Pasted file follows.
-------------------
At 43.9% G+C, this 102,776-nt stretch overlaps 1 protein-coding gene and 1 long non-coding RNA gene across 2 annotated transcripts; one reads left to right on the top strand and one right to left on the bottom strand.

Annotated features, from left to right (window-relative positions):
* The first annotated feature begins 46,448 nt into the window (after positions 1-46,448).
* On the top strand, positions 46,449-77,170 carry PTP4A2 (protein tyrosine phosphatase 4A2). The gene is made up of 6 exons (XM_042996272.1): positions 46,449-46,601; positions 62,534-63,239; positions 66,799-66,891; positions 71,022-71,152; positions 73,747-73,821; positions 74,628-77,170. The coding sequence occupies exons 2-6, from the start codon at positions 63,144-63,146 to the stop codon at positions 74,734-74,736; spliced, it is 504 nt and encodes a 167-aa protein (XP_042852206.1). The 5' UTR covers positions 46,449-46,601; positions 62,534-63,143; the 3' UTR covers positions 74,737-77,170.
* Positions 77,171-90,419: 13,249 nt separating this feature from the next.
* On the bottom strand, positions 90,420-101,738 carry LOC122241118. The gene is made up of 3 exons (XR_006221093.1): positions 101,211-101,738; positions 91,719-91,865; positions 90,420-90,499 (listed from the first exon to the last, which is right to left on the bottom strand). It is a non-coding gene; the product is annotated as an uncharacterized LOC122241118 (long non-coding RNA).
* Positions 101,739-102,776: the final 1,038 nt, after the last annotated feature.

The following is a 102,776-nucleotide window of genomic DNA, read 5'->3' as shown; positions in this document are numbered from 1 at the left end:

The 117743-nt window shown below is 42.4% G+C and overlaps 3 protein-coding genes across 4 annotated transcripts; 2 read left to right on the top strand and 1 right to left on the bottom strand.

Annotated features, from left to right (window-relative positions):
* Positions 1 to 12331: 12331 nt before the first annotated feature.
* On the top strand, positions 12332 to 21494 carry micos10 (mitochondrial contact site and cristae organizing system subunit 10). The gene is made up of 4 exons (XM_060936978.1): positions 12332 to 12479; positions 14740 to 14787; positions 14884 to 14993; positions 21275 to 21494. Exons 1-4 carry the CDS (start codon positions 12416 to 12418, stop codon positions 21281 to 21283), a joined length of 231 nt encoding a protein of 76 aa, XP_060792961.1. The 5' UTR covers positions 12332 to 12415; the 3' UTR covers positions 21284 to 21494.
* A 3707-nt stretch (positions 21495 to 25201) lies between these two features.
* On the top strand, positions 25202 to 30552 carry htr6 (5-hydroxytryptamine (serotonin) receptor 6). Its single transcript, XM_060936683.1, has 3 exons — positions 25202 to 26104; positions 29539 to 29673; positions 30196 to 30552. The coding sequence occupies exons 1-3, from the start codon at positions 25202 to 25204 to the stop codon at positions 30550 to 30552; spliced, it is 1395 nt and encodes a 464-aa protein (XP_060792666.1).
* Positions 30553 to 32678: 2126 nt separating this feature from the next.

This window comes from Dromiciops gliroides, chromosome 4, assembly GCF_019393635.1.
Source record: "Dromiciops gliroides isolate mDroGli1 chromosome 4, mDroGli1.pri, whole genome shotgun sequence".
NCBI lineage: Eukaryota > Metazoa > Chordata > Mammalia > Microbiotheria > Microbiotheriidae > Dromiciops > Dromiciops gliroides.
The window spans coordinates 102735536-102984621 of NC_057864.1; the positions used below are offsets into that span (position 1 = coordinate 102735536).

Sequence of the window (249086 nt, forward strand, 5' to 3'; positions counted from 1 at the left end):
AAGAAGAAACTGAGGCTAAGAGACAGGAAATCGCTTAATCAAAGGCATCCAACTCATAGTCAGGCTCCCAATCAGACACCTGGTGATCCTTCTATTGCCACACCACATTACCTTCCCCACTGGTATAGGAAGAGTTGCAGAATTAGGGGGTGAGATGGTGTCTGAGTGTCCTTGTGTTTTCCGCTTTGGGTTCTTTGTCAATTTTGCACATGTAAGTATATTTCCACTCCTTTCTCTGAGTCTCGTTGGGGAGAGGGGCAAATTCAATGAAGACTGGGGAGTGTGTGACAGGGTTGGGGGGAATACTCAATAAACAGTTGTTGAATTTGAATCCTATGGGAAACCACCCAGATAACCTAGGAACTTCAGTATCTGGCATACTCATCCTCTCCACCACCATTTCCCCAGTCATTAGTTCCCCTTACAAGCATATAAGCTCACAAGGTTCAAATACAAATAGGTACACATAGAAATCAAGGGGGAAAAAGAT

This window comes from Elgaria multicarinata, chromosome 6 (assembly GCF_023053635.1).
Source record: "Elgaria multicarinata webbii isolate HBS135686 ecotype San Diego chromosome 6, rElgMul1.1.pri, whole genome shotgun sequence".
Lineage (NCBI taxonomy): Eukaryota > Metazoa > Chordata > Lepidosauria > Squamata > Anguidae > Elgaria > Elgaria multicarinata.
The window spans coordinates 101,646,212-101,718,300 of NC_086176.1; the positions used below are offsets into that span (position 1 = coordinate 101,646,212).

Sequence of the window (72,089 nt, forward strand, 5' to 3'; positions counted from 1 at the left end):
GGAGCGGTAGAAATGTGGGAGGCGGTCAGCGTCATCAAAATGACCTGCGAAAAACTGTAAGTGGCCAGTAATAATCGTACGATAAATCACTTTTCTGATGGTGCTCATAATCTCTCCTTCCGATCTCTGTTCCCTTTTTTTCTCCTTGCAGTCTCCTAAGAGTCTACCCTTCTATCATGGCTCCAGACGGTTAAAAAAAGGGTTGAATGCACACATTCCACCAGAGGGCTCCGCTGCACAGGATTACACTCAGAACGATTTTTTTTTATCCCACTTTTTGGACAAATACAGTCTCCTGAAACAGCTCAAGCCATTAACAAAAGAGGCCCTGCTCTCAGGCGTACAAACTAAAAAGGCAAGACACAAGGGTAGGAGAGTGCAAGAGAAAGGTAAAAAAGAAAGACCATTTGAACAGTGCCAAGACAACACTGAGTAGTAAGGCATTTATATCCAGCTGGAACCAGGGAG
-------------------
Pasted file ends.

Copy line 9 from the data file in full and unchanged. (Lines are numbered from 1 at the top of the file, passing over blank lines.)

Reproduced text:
The 117743-nt window shown below is 42.4% G+C and overlaps 3 protein-coding genes across 4 annotated transcripts; 2 read left to right on the top strand and 1 right to left on the bottom strand.